The House's chief investigator on Tuesday implicated another top Obama administration figure in the controversy over the administration's probe into criminal wrongdoing at the IRS, saying Labor Secretary Thomas E. Perez must answer questions about why an Obama donor was named to lead the investigation into the tax agency's tea-party targeting.
Rep. Darrell Issa, California Republican and chairman of the House Oversight and Government Reform Committee, said in a letter to Mr. Perez, who was an assistant attorney general until July, that he would have had direct knowledge of the department's investigation into the IRS.
In particular, Mr. Issa said, Mr. Perez should disclose what he knows about Barbara Bosserman, the woman heading the department's investigation, who has come under fire for having donated to President Obama's campaigns and who reportedly visited the White House for a bill-signing ceremony in 2009.
"Your potential role in the administration's IRS investigation is troubling in light of your pattern at [the Department of Justice] of ignoring the rule of law for political benefit," Mr. Issa and Rep. Jim Jordan, the Ohio Republican who chairs the panel's subcommittee on economic growth, job creation and regulatory affairs, wrote in the letter.
A spokesman for Mr. Perez didn't return messages seeking comment late Tuesday.
Mr. Perez was elevated from the Justice Department to be secretary of the Labor Department in July — becoming the first Cabinet secretary in history to win Senate confirmation without any bipartisan support.
The IRS' internal auditor revealed in a May report that the agency had singled out tea party groups for intrusive scrutiny and had inappropriately held up their applications for tax-exempt status, in some cases delaying them for three years.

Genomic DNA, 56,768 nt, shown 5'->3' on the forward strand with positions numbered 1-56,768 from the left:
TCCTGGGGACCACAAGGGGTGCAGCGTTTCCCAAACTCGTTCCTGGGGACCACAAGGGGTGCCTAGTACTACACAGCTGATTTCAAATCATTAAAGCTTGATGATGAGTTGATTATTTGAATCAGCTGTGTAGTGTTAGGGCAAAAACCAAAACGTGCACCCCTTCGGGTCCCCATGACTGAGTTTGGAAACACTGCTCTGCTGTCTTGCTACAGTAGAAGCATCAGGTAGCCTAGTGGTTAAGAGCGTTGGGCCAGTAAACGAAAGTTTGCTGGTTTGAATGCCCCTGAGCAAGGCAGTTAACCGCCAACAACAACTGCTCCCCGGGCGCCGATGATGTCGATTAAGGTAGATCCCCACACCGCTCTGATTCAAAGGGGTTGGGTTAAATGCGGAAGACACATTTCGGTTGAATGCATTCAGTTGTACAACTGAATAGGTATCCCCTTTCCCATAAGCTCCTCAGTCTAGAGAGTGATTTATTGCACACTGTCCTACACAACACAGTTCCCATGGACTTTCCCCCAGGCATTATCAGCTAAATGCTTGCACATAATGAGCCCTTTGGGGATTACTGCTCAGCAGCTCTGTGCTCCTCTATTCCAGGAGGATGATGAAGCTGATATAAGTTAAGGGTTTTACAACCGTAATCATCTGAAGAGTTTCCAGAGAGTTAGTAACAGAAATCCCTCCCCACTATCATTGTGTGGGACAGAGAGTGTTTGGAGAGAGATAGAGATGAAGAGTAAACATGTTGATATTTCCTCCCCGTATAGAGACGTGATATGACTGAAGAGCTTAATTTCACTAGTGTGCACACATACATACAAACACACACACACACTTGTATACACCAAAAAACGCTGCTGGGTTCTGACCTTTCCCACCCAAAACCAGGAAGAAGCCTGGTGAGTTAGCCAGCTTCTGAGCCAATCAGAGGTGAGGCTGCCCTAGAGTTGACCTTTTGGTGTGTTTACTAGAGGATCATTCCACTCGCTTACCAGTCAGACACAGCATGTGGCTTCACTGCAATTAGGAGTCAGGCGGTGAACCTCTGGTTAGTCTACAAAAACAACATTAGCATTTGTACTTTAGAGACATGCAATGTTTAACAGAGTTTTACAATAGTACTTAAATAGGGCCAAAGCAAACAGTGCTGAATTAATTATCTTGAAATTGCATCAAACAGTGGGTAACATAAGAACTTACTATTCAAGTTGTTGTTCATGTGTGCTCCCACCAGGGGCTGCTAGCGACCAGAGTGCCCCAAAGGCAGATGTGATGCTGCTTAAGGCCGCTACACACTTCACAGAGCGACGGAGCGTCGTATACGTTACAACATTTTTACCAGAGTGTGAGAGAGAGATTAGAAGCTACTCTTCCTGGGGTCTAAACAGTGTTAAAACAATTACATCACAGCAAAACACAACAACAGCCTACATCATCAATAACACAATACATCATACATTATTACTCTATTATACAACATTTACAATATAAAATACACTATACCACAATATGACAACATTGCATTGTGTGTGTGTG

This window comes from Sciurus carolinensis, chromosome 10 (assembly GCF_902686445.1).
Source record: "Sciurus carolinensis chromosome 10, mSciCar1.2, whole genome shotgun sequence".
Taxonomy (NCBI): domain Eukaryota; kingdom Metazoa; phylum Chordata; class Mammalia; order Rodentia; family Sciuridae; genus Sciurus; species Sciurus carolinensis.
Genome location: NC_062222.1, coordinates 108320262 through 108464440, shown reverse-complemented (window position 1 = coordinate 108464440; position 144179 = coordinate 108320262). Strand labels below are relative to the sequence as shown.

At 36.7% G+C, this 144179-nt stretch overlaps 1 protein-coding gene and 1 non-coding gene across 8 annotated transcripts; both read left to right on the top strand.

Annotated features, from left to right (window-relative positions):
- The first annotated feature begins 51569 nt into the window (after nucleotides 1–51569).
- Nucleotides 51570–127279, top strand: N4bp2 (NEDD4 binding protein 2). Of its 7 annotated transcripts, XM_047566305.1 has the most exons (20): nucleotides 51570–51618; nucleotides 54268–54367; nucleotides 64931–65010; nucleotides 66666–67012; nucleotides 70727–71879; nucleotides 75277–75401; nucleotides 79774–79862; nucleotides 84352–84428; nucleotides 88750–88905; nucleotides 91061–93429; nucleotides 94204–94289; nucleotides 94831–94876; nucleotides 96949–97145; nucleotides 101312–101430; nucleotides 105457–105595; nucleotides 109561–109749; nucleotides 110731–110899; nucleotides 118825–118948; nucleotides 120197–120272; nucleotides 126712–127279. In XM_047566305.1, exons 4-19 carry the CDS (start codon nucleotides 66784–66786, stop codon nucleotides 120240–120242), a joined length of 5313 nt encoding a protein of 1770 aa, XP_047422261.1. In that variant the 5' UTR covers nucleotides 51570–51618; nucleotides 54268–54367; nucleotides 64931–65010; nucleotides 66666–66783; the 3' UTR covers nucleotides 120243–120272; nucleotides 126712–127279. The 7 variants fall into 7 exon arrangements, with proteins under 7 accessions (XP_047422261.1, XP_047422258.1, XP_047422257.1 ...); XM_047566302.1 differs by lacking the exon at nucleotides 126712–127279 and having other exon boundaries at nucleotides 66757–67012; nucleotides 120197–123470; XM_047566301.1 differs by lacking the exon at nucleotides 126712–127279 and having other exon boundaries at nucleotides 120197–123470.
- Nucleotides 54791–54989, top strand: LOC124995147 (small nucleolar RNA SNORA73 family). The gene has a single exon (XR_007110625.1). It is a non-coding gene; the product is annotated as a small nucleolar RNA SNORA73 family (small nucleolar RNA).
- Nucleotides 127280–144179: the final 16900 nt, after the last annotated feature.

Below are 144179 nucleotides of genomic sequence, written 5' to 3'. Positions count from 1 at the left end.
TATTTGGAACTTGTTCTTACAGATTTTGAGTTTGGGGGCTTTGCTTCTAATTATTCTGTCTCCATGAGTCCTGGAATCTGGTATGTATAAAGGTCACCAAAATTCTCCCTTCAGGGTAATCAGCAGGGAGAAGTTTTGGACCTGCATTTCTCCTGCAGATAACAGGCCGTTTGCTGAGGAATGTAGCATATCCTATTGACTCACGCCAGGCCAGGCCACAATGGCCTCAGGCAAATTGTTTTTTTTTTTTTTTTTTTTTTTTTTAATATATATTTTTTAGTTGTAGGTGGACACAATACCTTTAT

Soon after, Attorney General Eric H. Holder Jr. ordered an investigation to see if there was any criminal wrongdoing.
That investigation has been going on in the background, but on Monday The Wall Street Journal reported that administration officials are leaning against filing criminal charges against anyone at the IRS over the targeting.
Jay Sekulow, chief counsel for the American Center for Law and Justice, which represents more than three dozen tea party groups, said that was shocking because investigators still have to interview any of his clients, who he said were the victims of IRS targeting.
"This proves our greatest concern — the investigation by the Obama administration is nothing but a sham," Mr. Sekulow said.
Last week, FBI Director James Comey told reporters the IRS probe was still active.
"It's an investigation that we're still working, and that's an important one for us," he said.
Mr. Issa and Mr. Jordan said the leaks are particularly egregious given that the administration has stonewalled their attempts to find out more about the investigation.
In their letter to Mr. Perez on Tuesday, the two lawmakers pointed to his own history battling Congress.
The Oversight Committee has been trying to get Mr. Perez to turn over emails he sent from his personal email account while conducting government business — a move that the committee found violated the Federal Records Act.
Mr. Perez is currently ignoring a House subpoena demanding the emails.
In other action Tuesday, House Ways and Means Committee Chairman Dave Camp introduced a bill to halt the IRS' proposed new rules that would try to put more limits on the types of activity nonprofit groups can engage in.
He said it's "premature" for the administration to issue new rules even before all of the investigations into the current targeting scandal have been completed.
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